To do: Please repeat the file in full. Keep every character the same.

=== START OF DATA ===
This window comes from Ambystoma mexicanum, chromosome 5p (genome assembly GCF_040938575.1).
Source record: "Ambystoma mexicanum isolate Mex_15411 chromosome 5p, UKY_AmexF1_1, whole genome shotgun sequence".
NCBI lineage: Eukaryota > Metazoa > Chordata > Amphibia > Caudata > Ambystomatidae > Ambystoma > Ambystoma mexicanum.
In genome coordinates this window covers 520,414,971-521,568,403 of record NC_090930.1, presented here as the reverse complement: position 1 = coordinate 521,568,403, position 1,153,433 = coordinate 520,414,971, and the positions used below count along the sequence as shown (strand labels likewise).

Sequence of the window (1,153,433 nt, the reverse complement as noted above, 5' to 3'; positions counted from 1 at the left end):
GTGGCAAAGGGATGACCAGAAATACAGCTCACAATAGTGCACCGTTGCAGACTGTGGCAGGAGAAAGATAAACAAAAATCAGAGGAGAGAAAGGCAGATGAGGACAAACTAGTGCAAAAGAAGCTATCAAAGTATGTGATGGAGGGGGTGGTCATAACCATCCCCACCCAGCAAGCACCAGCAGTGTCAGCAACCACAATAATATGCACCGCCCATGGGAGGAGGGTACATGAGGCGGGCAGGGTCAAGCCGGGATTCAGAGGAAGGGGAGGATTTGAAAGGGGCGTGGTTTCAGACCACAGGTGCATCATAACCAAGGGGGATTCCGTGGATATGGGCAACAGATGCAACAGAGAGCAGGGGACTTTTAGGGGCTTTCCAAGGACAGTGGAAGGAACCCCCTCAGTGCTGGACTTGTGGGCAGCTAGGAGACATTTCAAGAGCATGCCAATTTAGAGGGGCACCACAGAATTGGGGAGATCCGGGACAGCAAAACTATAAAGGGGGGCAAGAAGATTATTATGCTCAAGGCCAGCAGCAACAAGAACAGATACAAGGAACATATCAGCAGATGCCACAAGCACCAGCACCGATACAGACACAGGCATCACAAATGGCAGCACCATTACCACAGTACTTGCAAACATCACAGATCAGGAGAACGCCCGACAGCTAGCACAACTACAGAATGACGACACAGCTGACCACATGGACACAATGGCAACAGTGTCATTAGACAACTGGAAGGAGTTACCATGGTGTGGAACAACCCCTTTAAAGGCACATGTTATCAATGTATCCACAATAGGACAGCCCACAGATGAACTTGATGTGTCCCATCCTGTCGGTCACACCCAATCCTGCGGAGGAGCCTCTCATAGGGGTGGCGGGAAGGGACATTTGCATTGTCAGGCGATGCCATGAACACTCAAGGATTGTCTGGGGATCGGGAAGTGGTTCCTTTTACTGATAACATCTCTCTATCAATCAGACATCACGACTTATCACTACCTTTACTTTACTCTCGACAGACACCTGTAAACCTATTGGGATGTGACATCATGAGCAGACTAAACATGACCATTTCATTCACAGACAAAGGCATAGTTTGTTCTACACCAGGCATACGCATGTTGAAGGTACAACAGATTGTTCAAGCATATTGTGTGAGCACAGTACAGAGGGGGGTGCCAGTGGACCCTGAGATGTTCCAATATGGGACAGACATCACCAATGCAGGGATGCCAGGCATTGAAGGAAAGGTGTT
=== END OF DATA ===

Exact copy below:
This window comes from Ambystoma mexicanum, chromosome 5p (genome assembly GCF_040938575.1).
Source record: "Ambystoma mexicanum isolate Mex_15411 chromosome 5p, UKY_AmexF1_1, whole genome shotgun sequence".
NCBI lineage: Eukaryota > Metazoa > Chordata > Amphibia > Caudata > Ambystomatidae > Ambystoma > Ambystoma mexicanum.
In genome coordinates this window covers 520,414,971-521,568,403 of record NC_090930.1, presented here as the reverse complement: position 1 = coordinate 521,568,403, position 1,153,433 = coordinate 520,414,971, and the positions used below count along the sequence as shown (strand labels likewise).

Sequence of the window (1,153,433 nt, the reverse complement as noted above, 5' to 3'; positions counted from 1 at the left end):
GTGGCAAAGGGATGACCAGAAATACAGCTCACAATAGTGCACCGTTGCAGACTGTGGCAGGAGAAAGATAAACAAAAATCAGAGGAGAGAAAGGCAGATGAGGACAAACTAGTGCAAAAGAAGCTATCAAAGTATGTGATGGAGGGGGTGGTCATAACCATCCCCACCCAGCAAGCACCAGCAGTGTCAGCAACCACAATAATATGCACCGCCCATGGGAGGAGGGTACATGAGGCGGGCAGGGTCAAGCCGGGATTCAGAGGAAGGGGAGGATTTGAAAGGGGCGTGGTTTCAGACCACAGGTGCATCATAACCAAGGGGGATTCCGTGGATATGGGCAACAGATGCAACAGAGAGCAGGGGACTTTTAGGGGCTTTCCAAGGACAGTGGAAGGAACCCCCTCAGTGCTGGACTTGTGGGCAGCTAGGAGACATTTCAAGAGCATGCCAATTTAGAGGGGCACCACAGAATTGGGGAGATCCGGGACAGCAAAACTATAAAGGGGGGCAAGAAGATTATTATGCTCAAGGCCAGCAGCAACAAGAACAGATACAAGGAACATATCAGCAGATGCCACAAGCACCAGCACCGATACAGACACAGGCATCACAAATGGCAGCACCATTACCACAGTACTTGCAAACATCACAGATCAGGAGAACGCCCGACAGCTAGCACAACTACAGAATGACGACACAGCTGACCACATGGACACAATGGCAACAGTGTCATTAGACAACTGGAAGGAGTTACCATGGTGTGGAACAACCCCTTTAAAGGCACATGTTATCAATGTATCCACAATAGGACAGCCCACAGATGAACTTGATGTGTCCCATCCTGTCGGTCACACCCAATCCTGCGGAGGAGCCTCTCATAGGGGTGGCGGGAAGGGACATTTGCATTGTCAGGCGATGCCATGAACACTCAAGGATTGTCTGGGGATCGGGAAGTGGTTCCTTTTACTGATAACATCTCTCTATCAATCAGACATCACGACTTATCACTACCTTTACTTTACTCTCGACAGACACCTGTAAACCTATTGGGATGTGACATCATGAGCAGACTAAACATGACCATTTCATTCACAGACAAAGGCATAGTTTGTTCTACACCAGGCATACGCATGTTGAAGGTACAACAGATTGTTCAAGCATATTGTGTGAGCACAGTACAGAGGGGGGTGCCAGTGGACCCTGAGATGTTCCAATATGGGACAGACATCACCAATGCAGGGATGCCAGGCATTGAAGGAAAGGTGTT